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If the Atoms Were Not Neutral

  1. Feb 1, 2005 #1
    Because the charges on the electron and proton have the same absolute value, atoms are electrically neutral. Suppose this were not exactly true, and the absolute charge of the electron were less than the charge of the proton by (1.50e-5)e.

    now its a 4 part question, i think i can do the other 3, but i don't understand the first part.

    1) What would be the net charge in 1.50 liters of water?

    (Take the density of water to be 1 g/cm3 and the molecular weight of water to be 18.)

    so i solve for the number of moles, and then the number of molecules. and i get 55.55 moles or 3.35x10^25. from there i'm just not sure what i should do. My first thought is to solve for how many protons/electrons in each molecule. I don't happen to have the periodic table handy, but i'm sure i could find it online. But usually he gives us all that sort of info, so i was sorta doubting thats what i had to do. I was thinking maybe there was some easier way. Any ideas?
     
  2. jcsd
  3. Feb 1, 2005 #2
    figure out how many of each atom are there for example there is one Oxygen for each water molecule, so there is 1 x (# of molecules of water) Oxygen atoms,
    Then you can look at the periodic table and find out how many protons/electrons an Oxygen atom has...

    can you figure out the rest?

    edit: looking over your calculations thus far, they are incorrect, post your work
    keep in mind 1 cm^3 = 1*10^-3 L , and molar mass is 18 g/mol
     
    Last edited: Feb 1, 2005
  4. Feb 1, 2005 #3
    ok ya, thats what i was thinking i'd do, but i dunno, i thought that there may be a different way to do it. Awell. A second question: i'm not sure what (1.50e-5)e. means.
     
  5. Feb 1, 2005 #4
    I think the first 'e' is actually supposed to be a capital 'E'. This is another way of writing 10^x ... Calculators use this notation often. The second 'e' stands for the magnitued of the charge of an electron which is 1.6022*10^-19 C.
     
  6. Feb 1, 2005 #5
    by the way,, your calculations are wrong so far... post your work so we can figure out what went wrong.
     
  7. Feb 1, 2005 #6
    i figured actually. but the second e? just like a unit, or shouldi multiply by the real charge?

    secondly, i forget how to use the periodic table. helium has 1 proton and one electron, i forget how i know about oxygen. is it 8 because thats oxygens atomic number. 8 protons 8 electrons i mean??
     
  8. Feb 1, 2005 #7
    my bad... i did it for one liter. So its 83.33 moles and 5.02x10^25 molecules. 5.02x10^25 oxygen atoms and 1.00x10^26 hydrogen atoms
     
  9. Feb 1, 2005 #8
    just substitute the charge of an electron for e.
    so (1.5E-5)e = (1.5*^10-5)(1.6022*10^-19)C

    I can't tell by the way the question is worded whether that is the charge of the new electron, or if were supposed to subtract that amount from the charge of a proton. hmm... I think its the latter.

    Yes exactly...
     
    Last edited: Feb 1, 2005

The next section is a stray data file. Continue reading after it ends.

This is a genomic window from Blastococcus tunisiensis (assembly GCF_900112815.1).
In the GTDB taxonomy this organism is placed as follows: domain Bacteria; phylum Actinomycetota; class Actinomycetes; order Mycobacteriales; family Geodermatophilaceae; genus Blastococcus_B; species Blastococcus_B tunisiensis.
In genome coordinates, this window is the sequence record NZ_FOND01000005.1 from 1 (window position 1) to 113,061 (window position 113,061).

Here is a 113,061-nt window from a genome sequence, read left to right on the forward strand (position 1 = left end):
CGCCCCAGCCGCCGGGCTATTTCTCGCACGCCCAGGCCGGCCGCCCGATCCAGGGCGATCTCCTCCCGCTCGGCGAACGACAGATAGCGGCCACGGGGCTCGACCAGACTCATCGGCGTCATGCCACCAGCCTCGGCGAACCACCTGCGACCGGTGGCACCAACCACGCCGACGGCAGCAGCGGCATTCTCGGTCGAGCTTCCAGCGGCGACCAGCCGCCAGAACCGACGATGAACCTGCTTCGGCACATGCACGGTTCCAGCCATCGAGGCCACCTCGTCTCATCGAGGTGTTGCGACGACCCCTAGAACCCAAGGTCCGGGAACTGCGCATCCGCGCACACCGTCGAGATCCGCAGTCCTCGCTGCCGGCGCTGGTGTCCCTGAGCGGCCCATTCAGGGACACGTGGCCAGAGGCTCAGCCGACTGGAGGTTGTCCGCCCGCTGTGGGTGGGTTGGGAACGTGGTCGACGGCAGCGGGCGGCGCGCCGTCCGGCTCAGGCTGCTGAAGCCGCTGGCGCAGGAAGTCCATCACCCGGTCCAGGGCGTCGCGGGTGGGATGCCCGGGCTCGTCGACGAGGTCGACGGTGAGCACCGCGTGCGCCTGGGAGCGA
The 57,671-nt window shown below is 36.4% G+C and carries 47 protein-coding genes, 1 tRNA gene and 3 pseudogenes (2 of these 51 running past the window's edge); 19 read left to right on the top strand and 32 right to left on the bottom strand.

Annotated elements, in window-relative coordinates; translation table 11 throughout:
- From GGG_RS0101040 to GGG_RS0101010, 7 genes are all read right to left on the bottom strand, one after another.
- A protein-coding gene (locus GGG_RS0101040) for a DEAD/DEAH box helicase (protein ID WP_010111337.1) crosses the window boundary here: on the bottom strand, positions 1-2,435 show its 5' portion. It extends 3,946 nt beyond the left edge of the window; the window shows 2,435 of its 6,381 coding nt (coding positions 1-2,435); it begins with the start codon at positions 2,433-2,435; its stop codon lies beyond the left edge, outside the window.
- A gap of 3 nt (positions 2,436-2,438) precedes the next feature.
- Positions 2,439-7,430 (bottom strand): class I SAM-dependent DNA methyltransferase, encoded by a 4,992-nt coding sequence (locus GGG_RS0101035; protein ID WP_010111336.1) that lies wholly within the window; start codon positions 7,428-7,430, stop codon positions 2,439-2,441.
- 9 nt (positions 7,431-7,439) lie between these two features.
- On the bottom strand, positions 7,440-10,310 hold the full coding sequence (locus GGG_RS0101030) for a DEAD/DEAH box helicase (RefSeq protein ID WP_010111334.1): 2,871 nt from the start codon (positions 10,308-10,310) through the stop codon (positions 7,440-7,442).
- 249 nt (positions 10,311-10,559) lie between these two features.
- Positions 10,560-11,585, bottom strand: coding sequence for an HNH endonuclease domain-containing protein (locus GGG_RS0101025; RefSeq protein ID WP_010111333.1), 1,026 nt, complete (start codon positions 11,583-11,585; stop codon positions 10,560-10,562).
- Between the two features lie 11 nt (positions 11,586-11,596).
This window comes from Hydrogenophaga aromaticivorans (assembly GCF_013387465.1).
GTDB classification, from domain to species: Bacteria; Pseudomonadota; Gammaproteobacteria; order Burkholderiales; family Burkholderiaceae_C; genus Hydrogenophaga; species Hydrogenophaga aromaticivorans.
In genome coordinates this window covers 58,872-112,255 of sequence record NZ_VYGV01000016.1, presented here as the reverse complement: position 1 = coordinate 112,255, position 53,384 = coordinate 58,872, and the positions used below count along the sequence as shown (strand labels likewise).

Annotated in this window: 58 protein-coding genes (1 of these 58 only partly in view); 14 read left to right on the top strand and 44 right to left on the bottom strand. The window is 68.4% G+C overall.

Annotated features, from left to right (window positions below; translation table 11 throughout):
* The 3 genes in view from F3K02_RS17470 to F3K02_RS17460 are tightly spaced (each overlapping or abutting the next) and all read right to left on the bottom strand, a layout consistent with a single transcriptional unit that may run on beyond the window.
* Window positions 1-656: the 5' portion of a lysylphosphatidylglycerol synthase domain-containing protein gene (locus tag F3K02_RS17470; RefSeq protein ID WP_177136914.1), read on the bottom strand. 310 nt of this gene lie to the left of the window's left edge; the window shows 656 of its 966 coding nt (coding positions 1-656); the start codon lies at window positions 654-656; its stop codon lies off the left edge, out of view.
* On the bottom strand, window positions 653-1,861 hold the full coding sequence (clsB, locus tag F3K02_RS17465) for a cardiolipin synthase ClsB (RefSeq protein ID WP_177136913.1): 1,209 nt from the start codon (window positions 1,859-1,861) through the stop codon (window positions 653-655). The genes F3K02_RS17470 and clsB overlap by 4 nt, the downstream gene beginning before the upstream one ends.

10. Feb 1, 2005 #9
    Yep looks good :smile:
     
  11. Feb 1, 2005 #10
    oops, An easier solution would be to figure out the "new" charge of a water molecule rather than to calculate it for each atom,,, but both methods work just as good, sorry
     
  12. Feb 1, 2005 #11
    new charge of the water molecule? as in??
     
  13. Feb 1, 2005 #12
    "new" as in taking account of the changed value for the charge of an electron that they gave you. Sorry if this confused you... I was just saying that its quicker to calculate the charge of the water molecule rather than calculate the number of atoms, but do it whichever way is easiest for you. If you wan't I can show you what I was talking about when your done.
     
    Last edited: Feb 1, 2005
  14. Feb 1, 2005 #13
    go ahead and show me now, i've done the problem 4 times.
     
  15. Feb 1, 2005 #14
    1 H20 molecule has 2 Hydrogen atoms which contribute 1 electron/proton each,
    1 H20 molecule has 1 Oxygen atom which contrubues 8 electrons/protons each,

    so each water molecule has a total 10 electrons/protons.
    Normally the charge of an electron equals the charge of a proton so the charges balance out and the molecule is neutral.
    But in this case, the charge of the electron is less than that of a proton by (1.5E-5)e, and since a proton is + , and an electron is -, this means each molecule will have a net positive charge
    since there are 10 electrons/protons in a H20 molecule, this means that 1 H20 molecule has a net charge of,
    10 * (1 - 1.5*10^-5) * (1.6022*10^-19) C = 1.602*10^-18C

    Since there is a total of 5.02*10^25 H20 molecules, the net charge of the whole thing is,
    (5.02*10^25) * (1.602*10^-18)C = 8.043*10^7 C
     
    Last edited: Feb 1, 2005
  16. Feb 1, 2005 #15

    Andrew Mason

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    Just work out the number of protons by dividing the mass of water by the mass of a proton:[itex]1.5 kg/1.67(E-27) = 8.9E26[/itex] protons

    AM
     
  17. Feb 1, 2005 #16
    Unfortunately that doesn't work because Oxygen has as many neutrons as protons, and the mass of a neutron is the same as that of a proton, so your number calculates approximately twice the number of protons.
     
    Last edited: Feb 1, 2005
  18. Feb 2, 2005 #17

    Andrew Mason

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    Right you are. This gives you the number of nucleons. So to find the number of protons or electrons, multiply by 10/18.

    BTW, you can see that the charge is enormous. The force between two 1.5 kg blocks of water one metre apart would be
    [tex]F = kqQ/R^2 = 9E9*8E7*8E7/1 = 5.76E25 N.[/tex] . That is enough to accelerate the earth (6E24 kg) at rate of 10 m/sec^2.

    AM
     
    Last edited: Feb 2, 2005
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